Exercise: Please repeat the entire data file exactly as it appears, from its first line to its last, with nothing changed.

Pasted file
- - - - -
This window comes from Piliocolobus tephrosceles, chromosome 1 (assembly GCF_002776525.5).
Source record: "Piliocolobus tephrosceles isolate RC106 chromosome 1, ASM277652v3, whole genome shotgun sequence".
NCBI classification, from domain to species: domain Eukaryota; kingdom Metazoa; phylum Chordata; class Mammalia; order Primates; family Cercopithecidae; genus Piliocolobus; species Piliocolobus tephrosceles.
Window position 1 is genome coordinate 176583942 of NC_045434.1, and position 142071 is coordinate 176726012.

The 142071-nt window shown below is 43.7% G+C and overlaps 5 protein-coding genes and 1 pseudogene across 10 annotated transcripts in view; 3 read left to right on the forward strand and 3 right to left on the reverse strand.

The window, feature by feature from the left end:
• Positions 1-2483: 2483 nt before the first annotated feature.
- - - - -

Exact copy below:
This window comes from Piliocolobus tephrosceles, chromosome 1 (assembly GCF_002776525.5).
Source record: "Piliocolobus tephrosceles isolate RC106 chromosome 1, ASM277652v3, whole genome shotgun sequence".
NCBI classification, from domain to species: domain Eukaryota; kingdom Metazoa; phylum Chordata; class Mammalia; order Primates; family Cercopithecidae; genus Piliocolobus; species Piliocolobus tephrosceles.
Window position 1 is genome coordinate 176583942 of NC_045434.1, and position 142071 is coordinate 176726012.

The 142071-nt window shown below is 43.7% G+C and overlaps 5 protein-coding genes and 1 pseudogene across 10 annotated transcripts in view; 3 read left to right on the forward strand and 3 right to left on the reverse strand.

The window, feature by feature from the left end:
• Positions 1-2483: 2483 nt before the first annotated feature.